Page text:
Neurological damage, blindness, and severe burns are all potential risks when working in a chemical production facility. Most employers take the necessary precautions to protect their workers, but once in a while, there are those employers that forfeit employee safety for a cushioned bottom line. Diversified CPC International Inc., a chemical manufacturer based out of Channahon, Illinois, was recently cited by the U.S. Department of Labor’s Occupational Safety and Health Administration (OSHA) for numerous violations of the organization’s process safety management, which will cost the firm $73,500 in proposed penalties.
That safety management standard requires employers to develop, implement, and update safety management programs for hazardous chemicals. Diversified’s Sparta, NJ branch failed to do so, with violations stemming from their use of liquefied petroleum gases, fluorocarbons, and dimethyl ether. Despite OSHA’s victory in Sparta, the agency has had its hands tied when it comes to regulating facilities using extremely hazardous chemicals.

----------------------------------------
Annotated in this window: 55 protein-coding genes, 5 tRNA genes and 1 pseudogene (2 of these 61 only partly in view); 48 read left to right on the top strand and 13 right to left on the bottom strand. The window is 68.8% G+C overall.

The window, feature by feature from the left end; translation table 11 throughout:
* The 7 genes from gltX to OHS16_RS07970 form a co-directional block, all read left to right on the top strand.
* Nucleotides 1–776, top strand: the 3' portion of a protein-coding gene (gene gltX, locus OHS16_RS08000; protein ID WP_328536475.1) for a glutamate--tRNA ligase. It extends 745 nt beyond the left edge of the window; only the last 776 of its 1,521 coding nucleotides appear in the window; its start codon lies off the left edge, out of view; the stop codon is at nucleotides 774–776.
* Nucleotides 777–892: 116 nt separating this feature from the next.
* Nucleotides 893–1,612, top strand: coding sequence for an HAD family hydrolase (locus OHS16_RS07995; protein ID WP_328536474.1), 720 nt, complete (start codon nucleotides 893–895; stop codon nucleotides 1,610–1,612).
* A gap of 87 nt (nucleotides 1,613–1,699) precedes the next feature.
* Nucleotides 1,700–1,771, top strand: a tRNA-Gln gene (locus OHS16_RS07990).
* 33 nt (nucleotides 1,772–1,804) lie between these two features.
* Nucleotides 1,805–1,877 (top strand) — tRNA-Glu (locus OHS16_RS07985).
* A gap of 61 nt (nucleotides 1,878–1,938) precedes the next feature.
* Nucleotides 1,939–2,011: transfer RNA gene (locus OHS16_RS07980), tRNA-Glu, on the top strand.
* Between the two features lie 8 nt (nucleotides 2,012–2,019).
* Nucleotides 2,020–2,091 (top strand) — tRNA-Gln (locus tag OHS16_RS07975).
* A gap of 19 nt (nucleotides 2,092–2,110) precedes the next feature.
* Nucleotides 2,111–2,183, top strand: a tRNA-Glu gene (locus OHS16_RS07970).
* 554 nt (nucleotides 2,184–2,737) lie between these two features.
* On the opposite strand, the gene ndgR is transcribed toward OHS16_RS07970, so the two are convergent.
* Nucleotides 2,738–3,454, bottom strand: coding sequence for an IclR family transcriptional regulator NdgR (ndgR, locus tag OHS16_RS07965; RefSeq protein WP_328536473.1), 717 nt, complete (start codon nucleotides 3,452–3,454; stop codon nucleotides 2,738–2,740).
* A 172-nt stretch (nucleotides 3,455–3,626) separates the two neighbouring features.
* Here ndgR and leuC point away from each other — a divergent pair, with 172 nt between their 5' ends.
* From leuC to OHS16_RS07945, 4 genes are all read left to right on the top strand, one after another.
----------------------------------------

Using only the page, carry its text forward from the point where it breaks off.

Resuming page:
“OSHA itself has said many times they don’t have the resources to go around inspecting all of the places that need inspecting,” exclaimed Sandy Gilmour of the Chemical Safety Board.
Too often, OSHA has to rely on the EPA’s lists (which amount to guesswork) on the chemicals present at certain factories. They also lack the resources to do more than three or four thorough inspections a year at these dangerous facilities leaving room for employers to clean their act up when an OSHA representative comes knocking on their door.
With a shortage of resources, the responsibility for employee safety falls entirely on the employer. Here are some ways to protect your employees from future injury, and to ensure that your business remains afloat.
- Develop and implement written procedures for mechanical integrity and operating procedures, so employees are informed on how to conduct themselves safely.
- Do a hazard analysis and have an emergency action plan.
- Keep tabs on equipment and make sure it is working properly.
- Complete a compliance audit.
- Certify operating procedures are current and accurate annually.
- Complete accurate piping and instrument diagrams.
- Make sure your relief system design and design basis are included in information about certain equipment.